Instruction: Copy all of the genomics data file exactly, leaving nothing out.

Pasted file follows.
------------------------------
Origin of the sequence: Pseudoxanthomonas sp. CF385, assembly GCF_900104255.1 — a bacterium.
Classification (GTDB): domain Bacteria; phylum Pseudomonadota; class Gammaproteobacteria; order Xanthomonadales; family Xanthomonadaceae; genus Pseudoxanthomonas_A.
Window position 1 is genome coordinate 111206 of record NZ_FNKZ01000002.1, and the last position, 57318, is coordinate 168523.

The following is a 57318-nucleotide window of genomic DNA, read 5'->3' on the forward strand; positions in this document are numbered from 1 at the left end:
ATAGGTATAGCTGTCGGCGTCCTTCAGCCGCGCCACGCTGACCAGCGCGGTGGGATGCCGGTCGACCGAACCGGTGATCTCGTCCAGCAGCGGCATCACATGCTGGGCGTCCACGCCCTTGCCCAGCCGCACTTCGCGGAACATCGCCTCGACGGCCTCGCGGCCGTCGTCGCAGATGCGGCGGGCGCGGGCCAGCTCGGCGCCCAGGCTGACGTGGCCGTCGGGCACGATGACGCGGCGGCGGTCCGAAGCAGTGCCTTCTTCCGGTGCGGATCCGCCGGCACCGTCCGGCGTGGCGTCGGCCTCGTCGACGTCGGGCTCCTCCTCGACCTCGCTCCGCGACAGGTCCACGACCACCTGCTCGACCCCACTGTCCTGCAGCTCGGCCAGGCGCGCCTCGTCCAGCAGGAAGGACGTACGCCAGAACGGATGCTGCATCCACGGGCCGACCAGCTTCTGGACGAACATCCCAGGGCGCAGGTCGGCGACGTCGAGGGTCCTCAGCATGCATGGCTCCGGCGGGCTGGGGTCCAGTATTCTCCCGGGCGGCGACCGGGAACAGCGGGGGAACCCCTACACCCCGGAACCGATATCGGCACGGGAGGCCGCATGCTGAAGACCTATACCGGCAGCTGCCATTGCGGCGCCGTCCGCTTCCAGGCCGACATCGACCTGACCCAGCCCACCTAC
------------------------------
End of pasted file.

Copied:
Origin of the sequence: Pseudoxanthomonas sp. CF385, assembly GCF_900104255.1 — a bacterium.
Classification (GTDB): domain Bacteria; phylum Pseudomonadota; class Gammaproteobacteria; order Xanthomonadales; family Xanthomonadaceae; genus Pseudoxanthomonas_A.
Window position 1 is genome coordinate 111206 of record NZ_FNKZ01000002.1, and the last position, 57318, is coordinate 168523.

The following is a 57318-nucleotide window of genomic DNA, read 5'->3' on the forward strand; positions in this document are numbered from 1 at the left end:
ATAGGTATAGCTGTCGGCGTCCTTCAGCCGCGCCACGCTGACCAGCGCGGTGGGATGCCGGTCGACCGAACCGGTGATCTCGTCCAGCAGCGGCATCACATGCTGGGCGTCCACGCCCTTGCCCAGCCGCACTTCGCGGAACATCGCCTCGACGGCCTCGCGGCCGTCGTCGCAGATGCGGCGGGCGCGGGCCAGCTCGGCGCCCAGGCTGACGTGGCCGTCGGGCACGATGACGCGGCGGCGGTCCGAAGCAGTGCCTTCTTCCGGTGCGGATCCGCCGGCACCGTCCGGCGTGGCGTCGGCCTCGTCGACGTCGGGCTCCTCCTCGACCTCGCTCCGCGACAGGTCCACGACCACCTGCTCGACCCCACTGTCCTGCAGCTCGGCCAGGCGCGCCTCGTCCAGCAGGAAGGACGTACGCCAGAACGGATGCTGCATCCACGGGCCGACCAGCTTCTGGACGAACATCCCAGGGCGCAGGTCGGCGACGTCGAGGGTCCTCAGCATGCATGGCTCCGGCGGGCTGGGGTCCAGTATTCTCCCGGGCGGCGACCGGGAACAGCGGGGGAACCCCTACACCCCGGAACCGATATCGGCACGGGAGGCCGCATGCTGAAGACCTATACCGGCAGCTGCCATTGCGGCGCCGTCCGCTTCCAGGCCGACATCGACCTGACCCAGCCCACCTAC